# Hamilton-Ivey pinching in dimension 4

I've heard it said (e.g., in the accepted answer to this MO question) that a major obstacle to an effective theory of Ricci Flow in dimension 4 is the absence of the Hamilton-Ivey pinching phenomenon. I'm curious about the possibilities for such a pinching in dimension 4, but I couldn't locate any information about it. I'm curious about 2 complementary questions in this regard.

• Are there any known partial results or indications of what such a pinching may look like in dimension 4?
• Are there known examples that constrain the form of or throw doubt upon such a possible pinching?

Any thoughts or references to the literature are welcome.

One striking example of the failure of Hamilton-Ivey pinching can be seen here in which it is shown that the FIK shrinkers (which do not have non-negative Ricci curvature, much less non-negative sectional curvature), can arise as blowup limits to the Ricci flow.

As far as I know, basically all that is known is that ancient solutions to the Ricci flow (e.g. blowup limits) have non-negative scalar curvature, by Corollary 2.5 here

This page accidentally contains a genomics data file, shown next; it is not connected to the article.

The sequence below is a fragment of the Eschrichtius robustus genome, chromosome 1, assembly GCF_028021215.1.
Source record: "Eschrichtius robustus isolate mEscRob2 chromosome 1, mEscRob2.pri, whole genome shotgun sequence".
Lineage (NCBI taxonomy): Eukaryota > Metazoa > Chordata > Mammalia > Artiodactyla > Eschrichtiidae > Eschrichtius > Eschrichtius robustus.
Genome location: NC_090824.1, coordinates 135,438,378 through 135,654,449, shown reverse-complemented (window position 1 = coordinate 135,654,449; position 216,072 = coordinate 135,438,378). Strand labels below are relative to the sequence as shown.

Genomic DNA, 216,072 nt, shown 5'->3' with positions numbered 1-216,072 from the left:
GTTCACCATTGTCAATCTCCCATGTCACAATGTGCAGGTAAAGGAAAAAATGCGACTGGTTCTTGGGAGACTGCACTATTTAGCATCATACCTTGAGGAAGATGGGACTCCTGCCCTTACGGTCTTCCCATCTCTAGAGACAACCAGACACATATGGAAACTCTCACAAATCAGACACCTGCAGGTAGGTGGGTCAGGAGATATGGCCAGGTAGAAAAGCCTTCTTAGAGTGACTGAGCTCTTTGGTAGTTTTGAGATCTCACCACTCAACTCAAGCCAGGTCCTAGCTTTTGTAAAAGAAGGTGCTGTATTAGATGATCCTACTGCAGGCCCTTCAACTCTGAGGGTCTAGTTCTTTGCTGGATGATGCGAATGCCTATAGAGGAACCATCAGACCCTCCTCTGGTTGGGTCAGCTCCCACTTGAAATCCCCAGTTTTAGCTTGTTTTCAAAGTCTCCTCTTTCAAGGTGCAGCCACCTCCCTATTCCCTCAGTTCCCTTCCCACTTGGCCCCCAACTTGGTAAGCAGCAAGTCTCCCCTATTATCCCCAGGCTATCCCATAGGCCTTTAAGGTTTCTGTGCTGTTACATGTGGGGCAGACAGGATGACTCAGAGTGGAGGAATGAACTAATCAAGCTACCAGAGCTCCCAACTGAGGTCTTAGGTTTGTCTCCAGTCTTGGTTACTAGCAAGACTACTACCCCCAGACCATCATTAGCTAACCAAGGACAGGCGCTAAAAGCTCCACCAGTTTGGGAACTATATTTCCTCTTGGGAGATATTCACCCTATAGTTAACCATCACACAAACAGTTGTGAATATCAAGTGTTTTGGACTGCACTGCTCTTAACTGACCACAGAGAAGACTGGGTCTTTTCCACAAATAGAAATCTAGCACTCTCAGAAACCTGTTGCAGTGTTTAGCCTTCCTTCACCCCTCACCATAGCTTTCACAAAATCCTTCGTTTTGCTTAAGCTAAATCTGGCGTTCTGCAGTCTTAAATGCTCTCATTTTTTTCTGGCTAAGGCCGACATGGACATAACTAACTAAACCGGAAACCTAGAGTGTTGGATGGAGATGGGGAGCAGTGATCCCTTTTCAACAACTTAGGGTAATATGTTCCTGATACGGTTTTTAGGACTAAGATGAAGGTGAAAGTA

• Thanks very much, this is the kind of thing I was looking for. I believe there should be a right parentheses after "sectional curvature" in your second line, and it should say "by Corollary 2.5" in the final line. The site wouldn't let me make the edits. Jun 27, 2014 at 15:40

http://arxiv.org/pdf/0807.1582.pdf

In this paper, the author gave a local result of Hamilton-Ivey pinching on the gradient shrinking soliton ($n\ge 4$) with vanishing Weyl tensor (see prop 3.2). Also in the introduction part, the author announced a pinching result for the solution to Ricci flow in $n-$dimension provided the solution is LCF for all time, although I believe the proof has not been published yet.